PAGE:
The Families First Coronavirus Response Act (FFCRA)


The Families First Coronavirus Response Act (FFCRA)was signed into law March 18, 2020, and took effect April 1, 2020 and expires December 31, 2020. Enforced by the U.S. Department of Labor Wage and Hour Division (WHD), the act provides;

  • - Emergency Paid Sick Leave Act (EPSLA)
  • - Emergency Family and Medical Leave Expansion Act (EFMLEA)

FFCRA Requirements

  • - Coverage
  • - Employee Eligibility
  • - Qualifying Reasons for Leave
  • - Number of Weeks and Hours of Leave Available
  • - Calculation of Pay

Employer Coverage

• Private Sector

  • - Employers of fewer than 500 employees
  • - Including not for profit employers

• Public Agencies

    -  Regardless of the number of employees they employ

Counting Employees

  • - Employer does not count employees working outside the U.S., U.S. territories, or D.C.
  • - Full-time AND part-time employees are counted
  • - Employees who are working and on leave are counted
  • - Temporary employees who are jointly employed are counted
  • - Day laborers supplied by a temporary agency are counted
  • - Count is made when employee leave is initiated

Employer Notice Requirement

  • - Poster must be conspicuously posted, may be distributed online, posted on employer website, directly mailed or e-mailed to employees
  • - Does not have to be visible to job applicants
  • - DOL Spanish and English FFCRA posters available online at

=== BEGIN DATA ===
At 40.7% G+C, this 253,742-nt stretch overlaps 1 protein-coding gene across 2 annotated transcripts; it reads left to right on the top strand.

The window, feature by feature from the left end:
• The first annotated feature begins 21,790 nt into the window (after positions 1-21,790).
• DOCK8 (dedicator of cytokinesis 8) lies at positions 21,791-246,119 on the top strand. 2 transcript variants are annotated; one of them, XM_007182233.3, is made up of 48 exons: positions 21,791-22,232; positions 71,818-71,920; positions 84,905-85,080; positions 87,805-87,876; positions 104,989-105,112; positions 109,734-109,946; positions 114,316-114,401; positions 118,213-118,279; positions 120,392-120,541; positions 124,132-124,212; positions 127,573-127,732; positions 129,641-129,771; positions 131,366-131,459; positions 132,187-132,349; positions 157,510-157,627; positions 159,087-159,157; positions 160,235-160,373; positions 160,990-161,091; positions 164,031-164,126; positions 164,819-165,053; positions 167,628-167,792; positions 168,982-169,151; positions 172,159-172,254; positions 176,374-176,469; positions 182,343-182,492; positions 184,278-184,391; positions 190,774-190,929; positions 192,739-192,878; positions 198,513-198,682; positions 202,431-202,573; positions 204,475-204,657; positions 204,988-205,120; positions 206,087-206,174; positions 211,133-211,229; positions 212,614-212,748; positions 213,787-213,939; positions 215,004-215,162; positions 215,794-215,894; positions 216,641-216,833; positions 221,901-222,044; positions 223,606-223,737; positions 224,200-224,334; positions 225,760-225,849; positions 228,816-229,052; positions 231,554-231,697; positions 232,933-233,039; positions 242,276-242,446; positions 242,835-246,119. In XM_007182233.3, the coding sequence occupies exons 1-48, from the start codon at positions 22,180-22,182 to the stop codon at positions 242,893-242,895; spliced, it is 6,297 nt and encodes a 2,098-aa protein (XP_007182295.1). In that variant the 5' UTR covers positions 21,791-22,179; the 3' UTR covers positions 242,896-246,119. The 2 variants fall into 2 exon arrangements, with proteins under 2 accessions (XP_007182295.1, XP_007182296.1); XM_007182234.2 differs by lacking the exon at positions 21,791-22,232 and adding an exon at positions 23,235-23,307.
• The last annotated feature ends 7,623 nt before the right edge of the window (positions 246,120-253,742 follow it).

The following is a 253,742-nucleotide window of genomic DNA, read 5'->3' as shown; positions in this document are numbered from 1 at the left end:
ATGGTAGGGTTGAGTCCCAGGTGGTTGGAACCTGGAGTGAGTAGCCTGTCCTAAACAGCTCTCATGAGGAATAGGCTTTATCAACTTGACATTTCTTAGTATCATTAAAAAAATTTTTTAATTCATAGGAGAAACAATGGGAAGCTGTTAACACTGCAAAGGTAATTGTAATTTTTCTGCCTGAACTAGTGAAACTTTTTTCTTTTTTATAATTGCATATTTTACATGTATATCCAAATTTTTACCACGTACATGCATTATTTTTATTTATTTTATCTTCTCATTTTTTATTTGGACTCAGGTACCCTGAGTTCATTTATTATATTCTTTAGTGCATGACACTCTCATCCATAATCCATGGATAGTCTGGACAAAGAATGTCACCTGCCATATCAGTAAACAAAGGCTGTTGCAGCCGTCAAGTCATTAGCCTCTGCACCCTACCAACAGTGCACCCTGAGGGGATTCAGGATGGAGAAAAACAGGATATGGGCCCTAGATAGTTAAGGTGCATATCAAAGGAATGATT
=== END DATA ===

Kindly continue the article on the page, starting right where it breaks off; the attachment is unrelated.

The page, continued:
• - Translation not required 

Small Business Exemption

Applies to:

  • - Small businesses with fewer than 50 employees, AND
  • - Employee’s leave is to care for his or her child whose school or place of care is closed (or child care provider is unavailable), but only if 
  • - Requirements of the FFCRA jeopardize business viability

No application process - exemption applies if employer determines:

  • - Leave would result in expenses and financial obligations exceeding available business revenues and cause the small business to cease operating at a minimal capacity 
  • - Employee’s absence would entail a substantial risk to the financial health or operational capabilities of the business because of the employee’s specialized skills, knowledge of the business, or responsibilities; OR
  • - Insufficient employees able, willing, and qualified at time and place needed to perform labor or services provided by the employee, and these labor or services are needed for business to operate at a minimal capacity.

Exclusion of Health Care Providers & Emergency Responders

  • - Employers may exclude employees who are either:
  • - Health Care Providers, or
  • - Emergency Responders


DISCLAIMER The information provided is intended as general information only and does not carry the force of legal opinion. The Department of Labor has provide this information as a public service. This information and related materials are presented to give the public access to information on Department of Labor programs. You should be aware that while we try to keep the information timely and accurate, there will often be a delay between official publications of the materials and the modification of these pages. Therefore, we make no express or implied guarantees. The Federal Register and the Code of Federal Regulations remain the official sources for regulatory information published by the Department of Labor. We will make every effort to keep this information current and to correct errors brought to our attention.